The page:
The safest way to join your tubes is with lugs and silver soldering. Lugs are those fittings between the tubes on cool old bikes and Rivendells. Lugs are great because they constrain the angle of the two tubes and they allow you to join the tubes with silver solder. Silver solder is basically metal glue that creates a metallurgical bond between the three pieces of parent metal(s).  It also has a melting temperature that is below the annealing temperature of the tubes you’re using. That means that the tubes won’t be weakened by the heating of silver soldering. This process is also called silver brazing. The two terms are used interchangeably.

Lugs are also sometimes a hassle because they constrain the angle between the two tubes being joined.  That means that if you need half a degree of adjustment, you might be out of luck, or you might need to bend the lug.

Lugs are also a neat way to get really artistic with your frame, as you can file and shape them to be cool and frilly with lots of embellishment. I’m not crazy about the amount of handwork this requires, so I tend to avoid it.

 

One nice trick with lugged joints is the ability to pin them.  This acts like a tack weld or braze, but you can take it apart. Miter the ends of your tubes and dry fit the lugs.  You can do this in a fixture or relative to your flat surface. If you’re using a full scale drawing, then you can put the whole frame on top of the drawing to make sure it’s the right size and shape (I call this “looking like the picture.”)  At this point, your lugged frame is just the right geometry, and it would be really nice if it stayed there, except that you have to pull it all apart to coat everything in flux, which you probably don’t want to drip all over your full scale drawing or nice reference flat surface.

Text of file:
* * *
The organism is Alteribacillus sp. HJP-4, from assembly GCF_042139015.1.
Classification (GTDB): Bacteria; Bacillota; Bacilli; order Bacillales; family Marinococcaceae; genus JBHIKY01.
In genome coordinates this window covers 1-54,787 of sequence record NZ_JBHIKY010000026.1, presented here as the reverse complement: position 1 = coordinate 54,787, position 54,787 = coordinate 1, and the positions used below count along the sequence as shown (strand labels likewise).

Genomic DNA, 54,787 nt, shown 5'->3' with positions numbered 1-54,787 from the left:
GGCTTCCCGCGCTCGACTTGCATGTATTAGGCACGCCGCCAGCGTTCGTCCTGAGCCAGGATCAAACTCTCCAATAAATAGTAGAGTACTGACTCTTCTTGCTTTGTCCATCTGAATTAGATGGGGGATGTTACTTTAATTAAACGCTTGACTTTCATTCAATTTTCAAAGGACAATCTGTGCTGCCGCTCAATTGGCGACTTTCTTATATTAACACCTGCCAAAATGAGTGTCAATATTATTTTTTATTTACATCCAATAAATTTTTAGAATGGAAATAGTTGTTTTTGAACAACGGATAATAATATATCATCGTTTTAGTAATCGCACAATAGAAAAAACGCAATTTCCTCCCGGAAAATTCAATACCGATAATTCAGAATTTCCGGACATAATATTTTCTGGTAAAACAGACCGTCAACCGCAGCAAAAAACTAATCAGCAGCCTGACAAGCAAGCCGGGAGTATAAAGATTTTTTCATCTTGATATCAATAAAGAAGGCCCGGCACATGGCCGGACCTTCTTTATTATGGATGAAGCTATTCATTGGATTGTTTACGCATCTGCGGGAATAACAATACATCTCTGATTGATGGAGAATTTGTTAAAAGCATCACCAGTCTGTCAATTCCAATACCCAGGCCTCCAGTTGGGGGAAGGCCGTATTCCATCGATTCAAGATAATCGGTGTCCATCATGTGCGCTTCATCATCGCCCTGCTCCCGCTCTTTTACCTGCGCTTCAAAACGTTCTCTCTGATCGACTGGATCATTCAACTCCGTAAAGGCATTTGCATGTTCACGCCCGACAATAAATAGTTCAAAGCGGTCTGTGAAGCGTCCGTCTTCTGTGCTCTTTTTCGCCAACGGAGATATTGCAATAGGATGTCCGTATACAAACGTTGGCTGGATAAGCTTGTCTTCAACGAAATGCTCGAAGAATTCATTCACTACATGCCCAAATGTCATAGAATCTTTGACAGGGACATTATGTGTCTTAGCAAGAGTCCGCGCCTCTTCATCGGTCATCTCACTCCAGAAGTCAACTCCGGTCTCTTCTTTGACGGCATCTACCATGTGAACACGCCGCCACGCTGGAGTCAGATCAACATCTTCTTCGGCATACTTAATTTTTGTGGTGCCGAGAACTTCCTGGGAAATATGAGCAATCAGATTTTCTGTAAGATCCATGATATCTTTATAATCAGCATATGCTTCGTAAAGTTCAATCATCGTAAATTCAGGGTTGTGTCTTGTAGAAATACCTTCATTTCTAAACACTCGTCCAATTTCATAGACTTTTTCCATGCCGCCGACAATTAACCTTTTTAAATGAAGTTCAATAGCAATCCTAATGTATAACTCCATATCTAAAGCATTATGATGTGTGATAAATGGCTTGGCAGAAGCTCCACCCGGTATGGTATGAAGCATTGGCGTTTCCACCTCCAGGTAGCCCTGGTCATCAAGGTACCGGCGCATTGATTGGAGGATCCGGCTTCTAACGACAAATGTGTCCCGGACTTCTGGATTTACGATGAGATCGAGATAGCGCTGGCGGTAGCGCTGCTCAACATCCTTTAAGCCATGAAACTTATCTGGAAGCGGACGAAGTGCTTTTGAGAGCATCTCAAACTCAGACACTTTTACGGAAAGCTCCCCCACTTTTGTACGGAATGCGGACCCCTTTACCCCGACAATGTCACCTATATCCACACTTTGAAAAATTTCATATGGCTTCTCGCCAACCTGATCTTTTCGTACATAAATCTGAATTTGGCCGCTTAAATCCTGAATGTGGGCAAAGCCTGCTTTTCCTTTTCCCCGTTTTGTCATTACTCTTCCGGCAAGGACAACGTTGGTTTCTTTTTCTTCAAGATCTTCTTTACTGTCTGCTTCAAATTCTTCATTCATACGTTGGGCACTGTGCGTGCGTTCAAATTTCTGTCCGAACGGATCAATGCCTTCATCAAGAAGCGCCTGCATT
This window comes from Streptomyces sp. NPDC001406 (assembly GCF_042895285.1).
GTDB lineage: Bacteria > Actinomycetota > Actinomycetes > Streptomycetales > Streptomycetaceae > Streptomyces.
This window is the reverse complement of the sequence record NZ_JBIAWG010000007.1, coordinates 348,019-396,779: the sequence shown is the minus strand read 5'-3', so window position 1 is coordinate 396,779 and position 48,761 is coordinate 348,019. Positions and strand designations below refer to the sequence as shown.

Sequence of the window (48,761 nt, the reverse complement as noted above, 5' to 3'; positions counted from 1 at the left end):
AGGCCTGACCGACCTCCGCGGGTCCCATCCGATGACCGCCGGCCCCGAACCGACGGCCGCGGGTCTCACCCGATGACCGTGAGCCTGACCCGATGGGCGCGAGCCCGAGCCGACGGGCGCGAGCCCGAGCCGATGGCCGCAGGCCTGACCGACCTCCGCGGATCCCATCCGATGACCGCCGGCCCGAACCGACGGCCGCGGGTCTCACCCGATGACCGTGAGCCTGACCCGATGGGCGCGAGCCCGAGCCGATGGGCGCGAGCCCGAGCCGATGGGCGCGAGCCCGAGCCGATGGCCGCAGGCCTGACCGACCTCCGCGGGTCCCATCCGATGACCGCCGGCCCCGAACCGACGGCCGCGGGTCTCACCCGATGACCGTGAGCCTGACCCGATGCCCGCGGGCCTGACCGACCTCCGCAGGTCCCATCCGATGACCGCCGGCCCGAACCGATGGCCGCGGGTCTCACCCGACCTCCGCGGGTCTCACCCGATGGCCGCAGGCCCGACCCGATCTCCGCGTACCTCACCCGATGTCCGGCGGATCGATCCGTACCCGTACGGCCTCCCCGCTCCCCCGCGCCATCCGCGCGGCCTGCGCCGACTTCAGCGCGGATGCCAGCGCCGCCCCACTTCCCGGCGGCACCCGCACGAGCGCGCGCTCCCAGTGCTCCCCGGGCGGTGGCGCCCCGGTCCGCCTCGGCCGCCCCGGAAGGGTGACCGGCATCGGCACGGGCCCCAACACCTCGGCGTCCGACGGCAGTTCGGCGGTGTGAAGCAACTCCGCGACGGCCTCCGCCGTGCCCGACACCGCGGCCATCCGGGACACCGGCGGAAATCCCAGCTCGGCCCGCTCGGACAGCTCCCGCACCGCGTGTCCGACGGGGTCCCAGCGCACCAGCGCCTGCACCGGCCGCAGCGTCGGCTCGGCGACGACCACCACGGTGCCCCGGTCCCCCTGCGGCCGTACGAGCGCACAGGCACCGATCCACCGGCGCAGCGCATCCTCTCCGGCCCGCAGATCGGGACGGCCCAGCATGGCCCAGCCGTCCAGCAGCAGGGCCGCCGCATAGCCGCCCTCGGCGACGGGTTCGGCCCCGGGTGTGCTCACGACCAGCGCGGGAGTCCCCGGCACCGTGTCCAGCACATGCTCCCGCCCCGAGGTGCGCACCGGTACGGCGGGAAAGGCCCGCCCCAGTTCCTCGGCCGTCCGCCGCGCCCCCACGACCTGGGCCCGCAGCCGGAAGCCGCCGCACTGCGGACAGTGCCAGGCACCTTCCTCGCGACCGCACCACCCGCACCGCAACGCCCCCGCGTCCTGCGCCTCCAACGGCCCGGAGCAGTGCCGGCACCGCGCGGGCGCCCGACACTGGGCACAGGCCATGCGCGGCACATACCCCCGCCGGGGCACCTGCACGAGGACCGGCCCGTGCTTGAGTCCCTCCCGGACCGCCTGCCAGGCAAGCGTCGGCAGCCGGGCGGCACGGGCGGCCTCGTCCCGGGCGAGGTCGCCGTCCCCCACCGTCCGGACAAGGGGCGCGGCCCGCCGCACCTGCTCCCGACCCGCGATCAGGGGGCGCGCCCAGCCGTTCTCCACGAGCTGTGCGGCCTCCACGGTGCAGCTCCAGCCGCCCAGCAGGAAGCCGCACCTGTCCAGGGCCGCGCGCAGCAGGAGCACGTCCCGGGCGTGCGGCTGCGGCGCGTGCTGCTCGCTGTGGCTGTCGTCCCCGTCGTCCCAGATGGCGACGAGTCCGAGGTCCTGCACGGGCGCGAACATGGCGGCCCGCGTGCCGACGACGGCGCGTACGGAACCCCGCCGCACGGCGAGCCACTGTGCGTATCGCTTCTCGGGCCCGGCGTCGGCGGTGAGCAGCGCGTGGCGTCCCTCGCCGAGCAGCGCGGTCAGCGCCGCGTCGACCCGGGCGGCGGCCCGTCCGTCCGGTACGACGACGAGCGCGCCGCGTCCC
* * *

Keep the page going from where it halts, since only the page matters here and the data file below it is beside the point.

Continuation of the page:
How to solve this problem? Pin the lugs. Use an automatic center punch to make a divot so your smallish drill bit doesn’t walk, and then drill a hole through the assembled lug and tube.  Then you firmly but gently drive a tapered pin into the hole, and it creates a reference feature that will lock the alignment. You can take the pin out, pull everything apart, slather flux all over it, reassemble and re-pin, and everything will be in the right place.  A side benefit is that the pins can help to mitigate distortion from the heat of brazing. Even though you’re not melting the metal, it still expands and contracts with temperature. There are a couple options for this, Cycle Designs sells a kit with instructions.  Another solution is borrowed from assembling machine tools and uses tapered pins like these from McMaster.   Over the lengths formed by the combination of the lug and tube, a single drill hole is adequate. If you wanted to really go overboard, the tapered pins from McMaster are sized to be used with tapered pin reamers.

 

Fillet brazing is a nice middle ground for joining bike tubes.  It’s not very difficult, allows any joint angle you want, and is very strong. It requires more finishing hand work than tig welding, but is much easier. Fillet brazed joints are typically sanded smooth on custom bikes. This has the benefit of hiding imperfect brazing technique. If you’re like me and you don’t like hand sanding stuff, practice until your brazes look like a clear coated Brompton. Donezo.